Study Shows Domestic Workers Endure Abuse, Cruelty Worldwide
Domestic workers worldwide face starvation, forced confinement, and regular physical and sexual abuse, concludes a Human Rights Watch (HRW) report released on Thursday. According to the report, "Swept Under the Rug: Abuses Against Domestic Workers Around the World," domestic workers, the vast majority of whom are women and children, are often vulnerable to persecution and cruelty because many countries lack minimum labor standards for domestic workers.
"Millions of women and girls turn to domestic work as one of the few economic opportunities available to them," said Nisha Varia, a senior researcher for the Women’s Rights Division of Human Rights Watch, "Abuses often take place in private homes and are totally hidden from the public eye."
The report stressed the need for governments to regulate working conditions for domestic workers and to institute laws that hold employers accountable for meeting minimum human rights standards. While it is difficult to estimate the prevalence of abuse to domestic workers, the HRW reported that the embassies of Indonesia, Sri Lanka, and the Philippines in Saudi Arabia receive receive thousands of complaints about domestic abuse every year.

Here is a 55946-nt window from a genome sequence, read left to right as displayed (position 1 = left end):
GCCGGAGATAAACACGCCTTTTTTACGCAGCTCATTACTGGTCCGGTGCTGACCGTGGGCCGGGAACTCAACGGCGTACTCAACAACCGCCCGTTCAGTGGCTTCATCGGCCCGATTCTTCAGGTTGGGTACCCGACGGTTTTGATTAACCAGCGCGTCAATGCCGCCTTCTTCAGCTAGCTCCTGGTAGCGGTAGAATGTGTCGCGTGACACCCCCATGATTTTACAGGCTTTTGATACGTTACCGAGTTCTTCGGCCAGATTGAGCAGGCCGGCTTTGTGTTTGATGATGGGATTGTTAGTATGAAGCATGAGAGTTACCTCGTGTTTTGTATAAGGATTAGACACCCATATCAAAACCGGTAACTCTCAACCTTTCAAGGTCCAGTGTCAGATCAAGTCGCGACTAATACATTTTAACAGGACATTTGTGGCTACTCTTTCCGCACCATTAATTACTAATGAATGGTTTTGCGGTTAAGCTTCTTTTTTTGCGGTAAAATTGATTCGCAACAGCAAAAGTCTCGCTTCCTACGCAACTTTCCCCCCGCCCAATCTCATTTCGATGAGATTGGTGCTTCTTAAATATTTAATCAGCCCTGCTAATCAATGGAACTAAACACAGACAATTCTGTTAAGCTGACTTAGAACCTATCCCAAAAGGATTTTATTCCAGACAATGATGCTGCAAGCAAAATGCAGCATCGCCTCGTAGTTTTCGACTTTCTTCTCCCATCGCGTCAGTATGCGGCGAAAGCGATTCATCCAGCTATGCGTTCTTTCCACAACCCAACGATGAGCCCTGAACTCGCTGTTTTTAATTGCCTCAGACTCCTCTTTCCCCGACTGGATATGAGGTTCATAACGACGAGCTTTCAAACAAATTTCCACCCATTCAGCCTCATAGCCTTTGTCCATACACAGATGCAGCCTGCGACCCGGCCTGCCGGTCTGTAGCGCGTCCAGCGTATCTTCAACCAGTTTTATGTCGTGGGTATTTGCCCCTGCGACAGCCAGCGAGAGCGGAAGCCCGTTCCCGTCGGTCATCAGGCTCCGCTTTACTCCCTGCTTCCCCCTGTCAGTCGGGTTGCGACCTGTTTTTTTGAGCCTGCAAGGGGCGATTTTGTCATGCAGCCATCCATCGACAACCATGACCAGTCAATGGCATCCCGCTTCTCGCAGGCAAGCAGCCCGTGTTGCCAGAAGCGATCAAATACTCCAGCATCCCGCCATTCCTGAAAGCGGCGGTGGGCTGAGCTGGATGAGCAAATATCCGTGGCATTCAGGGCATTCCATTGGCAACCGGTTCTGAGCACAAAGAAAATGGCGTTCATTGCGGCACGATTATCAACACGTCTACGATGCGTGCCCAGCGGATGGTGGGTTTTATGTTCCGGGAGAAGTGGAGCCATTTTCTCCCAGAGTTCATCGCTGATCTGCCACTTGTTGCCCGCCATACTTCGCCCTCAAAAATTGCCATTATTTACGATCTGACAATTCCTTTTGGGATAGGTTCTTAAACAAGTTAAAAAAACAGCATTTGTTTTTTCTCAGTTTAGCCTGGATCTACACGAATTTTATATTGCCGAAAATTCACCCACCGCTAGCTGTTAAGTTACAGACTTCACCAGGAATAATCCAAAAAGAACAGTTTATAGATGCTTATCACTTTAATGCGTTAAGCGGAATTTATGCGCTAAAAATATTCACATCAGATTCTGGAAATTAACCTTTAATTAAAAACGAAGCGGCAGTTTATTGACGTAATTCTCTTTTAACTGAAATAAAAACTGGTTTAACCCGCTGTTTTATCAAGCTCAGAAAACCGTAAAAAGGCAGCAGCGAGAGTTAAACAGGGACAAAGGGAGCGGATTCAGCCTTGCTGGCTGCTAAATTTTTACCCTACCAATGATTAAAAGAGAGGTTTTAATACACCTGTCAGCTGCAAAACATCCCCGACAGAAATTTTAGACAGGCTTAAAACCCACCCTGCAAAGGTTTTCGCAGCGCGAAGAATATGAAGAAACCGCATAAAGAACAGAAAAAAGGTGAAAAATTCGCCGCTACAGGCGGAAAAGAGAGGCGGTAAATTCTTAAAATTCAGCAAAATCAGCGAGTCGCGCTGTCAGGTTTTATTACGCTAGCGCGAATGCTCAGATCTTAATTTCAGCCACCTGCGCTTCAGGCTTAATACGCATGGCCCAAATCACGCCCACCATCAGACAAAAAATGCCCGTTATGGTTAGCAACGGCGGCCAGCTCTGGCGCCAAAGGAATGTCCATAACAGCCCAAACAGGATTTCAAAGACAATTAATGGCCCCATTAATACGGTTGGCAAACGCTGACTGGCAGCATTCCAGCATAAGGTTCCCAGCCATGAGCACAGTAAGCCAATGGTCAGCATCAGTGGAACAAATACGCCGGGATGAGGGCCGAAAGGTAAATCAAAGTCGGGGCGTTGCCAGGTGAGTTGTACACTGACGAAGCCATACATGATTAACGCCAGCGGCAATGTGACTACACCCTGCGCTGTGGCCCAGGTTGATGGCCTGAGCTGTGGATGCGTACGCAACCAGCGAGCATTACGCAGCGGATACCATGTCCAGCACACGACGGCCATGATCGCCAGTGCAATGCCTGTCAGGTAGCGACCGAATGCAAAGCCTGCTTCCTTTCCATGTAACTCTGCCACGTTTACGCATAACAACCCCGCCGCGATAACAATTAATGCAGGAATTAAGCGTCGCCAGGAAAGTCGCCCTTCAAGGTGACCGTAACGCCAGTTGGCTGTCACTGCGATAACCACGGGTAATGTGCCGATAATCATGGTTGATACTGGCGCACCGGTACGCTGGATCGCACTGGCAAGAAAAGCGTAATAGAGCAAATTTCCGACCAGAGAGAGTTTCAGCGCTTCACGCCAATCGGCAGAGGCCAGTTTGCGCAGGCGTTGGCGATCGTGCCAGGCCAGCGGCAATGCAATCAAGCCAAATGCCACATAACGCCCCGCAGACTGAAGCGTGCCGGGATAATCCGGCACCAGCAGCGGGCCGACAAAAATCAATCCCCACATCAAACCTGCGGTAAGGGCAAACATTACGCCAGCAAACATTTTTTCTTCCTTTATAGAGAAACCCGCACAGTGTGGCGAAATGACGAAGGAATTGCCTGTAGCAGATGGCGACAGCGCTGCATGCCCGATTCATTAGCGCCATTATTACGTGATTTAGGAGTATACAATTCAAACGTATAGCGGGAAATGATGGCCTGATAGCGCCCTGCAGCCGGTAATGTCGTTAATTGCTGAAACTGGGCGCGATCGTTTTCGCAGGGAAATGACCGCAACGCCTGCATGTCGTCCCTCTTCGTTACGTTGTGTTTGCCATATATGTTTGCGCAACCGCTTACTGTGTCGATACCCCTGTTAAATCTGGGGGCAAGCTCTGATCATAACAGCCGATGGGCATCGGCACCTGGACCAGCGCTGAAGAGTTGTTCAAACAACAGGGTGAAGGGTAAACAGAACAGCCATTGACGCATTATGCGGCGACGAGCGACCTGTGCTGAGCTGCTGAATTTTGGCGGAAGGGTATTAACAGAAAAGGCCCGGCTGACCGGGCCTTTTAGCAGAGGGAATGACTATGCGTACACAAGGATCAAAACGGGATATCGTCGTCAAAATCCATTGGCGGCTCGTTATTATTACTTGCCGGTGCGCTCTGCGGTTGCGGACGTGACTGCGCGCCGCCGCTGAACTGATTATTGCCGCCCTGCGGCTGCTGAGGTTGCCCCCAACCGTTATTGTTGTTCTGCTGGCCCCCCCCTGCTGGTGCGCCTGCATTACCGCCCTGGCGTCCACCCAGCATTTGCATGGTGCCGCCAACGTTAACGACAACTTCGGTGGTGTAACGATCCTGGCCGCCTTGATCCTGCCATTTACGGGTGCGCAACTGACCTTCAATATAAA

The report comprises five years of research on domestic work in El Salvador, Guatemala, Indonesia, Malaysia, Morocco, the Philippines, Saudi Arabia, Singapore, Sri Lanka, Togo, United Arab Emirates and the US.
Media Resources: Human Rights Watch press release 7/27/06; Reuters 7/27/06
11/25/2015 Afghan Women Launch 16 Days of Activism Against Gender-Based Violence - Afghanistan marked the International Day for the Elimination of Violence Against Women and begun participating in the worldwide 16 Days of Activism Against Gender-Based Violence, which is being called in Afghanistan "Peace from Home to the World." During the launch day's event, which was attended by government officials, including First Lady Rula Ghani and women's rights activists, speakers expressed their commitment to ending violence against women.
First Lady, Rula Ghani gave a speech on ending violence against women and supporting women by stating that "war often leads society towards violence and this violence is in violation of human dignity. . . .